Topic #1: work, famili, worker, pay, american, year, countri, job, economi, america
Topic #2: im, join, live, campaign, tune, run, talk, fight, tonight, iowa
Topic #3: trump, presid, donald, administr, immigr, mr, run, elect, state, unit
Topic #4: climat, chang, crisi, defeat, plan, threat, ourclimatemo, action, issu, big
Topic #5: right, fight, women, vote, protect, stand, human, reproduct, equal, abort
Topic #6: gun, violenc, end, epidem, communiti, live, action, safeti, nra, check
Topic #7: great, iowa, meet, day, talk, morn, today, enjoy, state, convers
Topic #8: care, health, afford, plan, medicar, access, mental, insur, univers, million
Topic #9: make, let, debat, sure, help, just, stage, happen, donat, donor
Topic #10: peopl, american, power, polit, govern, campaign, money, want, young, dont
Topic #11: need, dont, help, countri, real, donor, that, america, talk, secur
Topic #12: love, happi, day, hate, one, today, life, celebr, world, birthday
Topic #13: time, spend, long, year, past, come, congress, impeach, start, act
Topic #14: look, forward, like, soon, see, join, come, good, way, hope
Topic #15: new, hampshir, plan, york, citi, green, town, event, soon, state
Topic #16: support, appreci, team, donat, proud, grate, help, yes, campaign, debat

CPU times: user 4.8 s, sys: 304 ms, total: 5.1 s
Wall time: 5.77 s

These actually look a bit firmer - appreciation, working and families, climate change, reproductive rights/women's issues, Iowa, gun violence, healthcare, donors and political power, and maybe a little bit of the Green New Deal.

What we do with topic models#

Now that we have our topic models, the big question is: what do we do with them? Usually you use topic models to automatically assign categories to things - "this is about healthcare," "this is about gun violence," etc - but things are a little different here.

Let's review what the methodology note said:

The text of the tweets were classified programmatically using a body of keywords that corresponded to a larger bucket of topics categorized by Bloomberg News....The initial keywords were generated by topic modeling the entire corpus of tweets, then supplemented manually with additional keywords.

So they used keywords to assign a category (or categories) to each tweet. Sounds like something we might be able to do, until we get to the example:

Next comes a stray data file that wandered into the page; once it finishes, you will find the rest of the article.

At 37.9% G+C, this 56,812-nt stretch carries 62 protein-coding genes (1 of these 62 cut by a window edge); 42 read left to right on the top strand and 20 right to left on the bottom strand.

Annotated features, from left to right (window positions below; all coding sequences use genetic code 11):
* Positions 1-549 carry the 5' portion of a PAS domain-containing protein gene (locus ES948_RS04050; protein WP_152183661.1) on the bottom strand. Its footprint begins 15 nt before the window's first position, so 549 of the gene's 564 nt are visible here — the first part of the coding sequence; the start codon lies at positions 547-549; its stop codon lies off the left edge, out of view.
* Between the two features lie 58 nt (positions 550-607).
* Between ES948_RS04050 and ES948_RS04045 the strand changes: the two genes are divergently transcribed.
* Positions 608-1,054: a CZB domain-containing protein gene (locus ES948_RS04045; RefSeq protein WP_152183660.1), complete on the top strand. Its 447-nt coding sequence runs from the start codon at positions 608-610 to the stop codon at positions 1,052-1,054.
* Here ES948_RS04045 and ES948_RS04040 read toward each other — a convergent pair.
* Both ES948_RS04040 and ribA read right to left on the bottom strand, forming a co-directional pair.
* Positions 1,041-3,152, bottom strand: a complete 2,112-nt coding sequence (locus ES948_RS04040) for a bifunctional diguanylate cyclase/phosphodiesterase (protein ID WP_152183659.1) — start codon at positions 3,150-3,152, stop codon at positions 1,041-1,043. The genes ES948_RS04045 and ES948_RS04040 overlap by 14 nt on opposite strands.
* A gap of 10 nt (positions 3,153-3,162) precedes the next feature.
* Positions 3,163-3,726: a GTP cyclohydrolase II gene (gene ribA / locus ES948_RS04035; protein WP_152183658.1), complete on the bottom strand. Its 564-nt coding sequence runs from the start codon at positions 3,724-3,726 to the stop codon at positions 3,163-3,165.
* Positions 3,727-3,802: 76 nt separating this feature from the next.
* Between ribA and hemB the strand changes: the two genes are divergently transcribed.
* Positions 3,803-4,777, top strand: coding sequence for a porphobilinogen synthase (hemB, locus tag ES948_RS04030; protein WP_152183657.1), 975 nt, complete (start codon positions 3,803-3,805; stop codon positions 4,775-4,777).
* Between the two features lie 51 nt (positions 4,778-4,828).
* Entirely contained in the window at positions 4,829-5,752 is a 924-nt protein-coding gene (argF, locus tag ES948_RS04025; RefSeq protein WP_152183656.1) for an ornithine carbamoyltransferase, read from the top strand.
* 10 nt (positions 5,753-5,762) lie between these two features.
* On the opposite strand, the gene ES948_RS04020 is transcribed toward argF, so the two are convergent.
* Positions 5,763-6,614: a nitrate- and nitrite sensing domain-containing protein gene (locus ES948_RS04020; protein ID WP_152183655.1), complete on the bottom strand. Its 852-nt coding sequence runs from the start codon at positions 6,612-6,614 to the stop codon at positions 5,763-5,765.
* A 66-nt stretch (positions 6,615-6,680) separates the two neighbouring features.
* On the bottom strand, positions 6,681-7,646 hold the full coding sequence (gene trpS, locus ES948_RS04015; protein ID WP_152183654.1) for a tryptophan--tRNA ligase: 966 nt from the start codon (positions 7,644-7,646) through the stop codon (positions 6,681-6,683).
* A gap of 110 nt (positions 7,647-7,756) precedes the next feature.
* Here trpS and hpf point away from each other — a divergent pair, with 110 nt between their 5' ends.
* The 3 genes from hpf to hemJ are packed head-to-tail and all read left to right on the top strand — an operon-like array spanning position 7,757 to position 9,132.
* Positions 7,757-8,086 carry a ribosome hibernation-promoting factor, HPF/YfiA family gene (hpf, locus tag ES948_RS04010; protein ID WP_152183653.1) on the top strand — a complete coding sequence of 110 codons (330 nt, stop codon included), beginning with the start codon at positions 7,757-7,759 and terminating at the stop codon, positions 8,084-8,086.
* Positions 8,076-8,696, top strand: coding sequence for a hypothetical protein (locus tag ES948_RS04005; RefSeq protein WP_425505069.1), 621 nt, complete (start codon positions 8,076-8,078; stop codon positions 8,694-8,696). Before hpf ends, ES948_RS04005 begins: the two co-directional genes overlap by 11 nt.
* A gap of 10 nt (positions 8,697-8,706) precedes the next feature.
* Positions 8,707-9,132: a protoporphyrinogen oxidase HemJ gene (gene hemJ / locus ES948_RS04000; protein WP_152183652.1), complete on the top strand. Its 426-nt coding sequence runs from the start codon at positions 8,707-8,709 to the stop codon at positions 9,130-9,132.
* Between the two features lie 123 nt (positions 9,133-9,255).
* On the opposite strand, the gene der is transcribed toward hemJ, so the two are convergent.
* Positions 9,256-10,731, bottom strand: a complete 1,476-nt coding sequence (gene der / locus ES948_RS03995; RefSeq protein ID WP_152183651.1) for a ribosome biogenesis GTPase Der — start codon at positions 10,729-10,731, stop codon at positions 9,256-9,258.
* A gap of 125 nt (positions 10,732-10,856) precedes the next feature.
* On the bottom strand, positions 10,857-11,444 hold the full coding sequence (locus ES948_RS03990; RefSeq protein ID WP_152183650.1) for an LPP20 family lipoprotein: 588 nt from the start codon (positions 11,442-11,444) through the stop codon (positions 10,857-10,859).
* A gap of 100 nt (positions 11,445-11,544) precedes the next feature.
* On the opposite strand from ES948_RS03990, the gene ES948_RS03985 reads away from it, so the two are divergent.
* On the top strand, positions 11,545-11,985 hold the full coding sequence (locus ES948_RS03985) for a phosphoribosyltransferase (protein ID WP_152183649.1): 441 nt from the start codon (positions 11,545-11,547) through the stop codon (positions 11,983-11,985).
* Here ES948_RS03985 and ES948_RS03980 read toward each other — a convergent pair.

For example, a May 12 tweet from Beto O'Rourke reading, "We will repeal the discriminatory and hateful transgender troop ban and replace it with the Equality Act to ensure full civil rights for LGBTQ Americans," was classified under "social issues" and "military."

Even though the military and social issues are major topics that candidates will tweet about, none of the categories our topic models uncovered were about the military or social issues. So what do we do? Looks like we'll just need to invent our own keywords!

And that's exactly what they did, too.

The text of the tweets were classified programmatically using a body of keywords that corresponded to a larger bucket of topics categorized by Bloomberg News.

Did we just... do that for no reason?


In this section we applied topic modeling to a large number of tweets, comparing several different algorithms to see which one could best categorize our dataset. It turns out they were all pretty bad, and we're just going to use keywords instead.

Discussion topics#

We don't know the difference between how the different topic modeling techniques work. What might be downsides to that? What are the downsides to learning them?

If we didn't want to learn the intricacies of topic modeling, but still wanted to do this project using topic modeling, how could we find someone to give us advice?

We only selected words that showed up at least one hundred times. Why?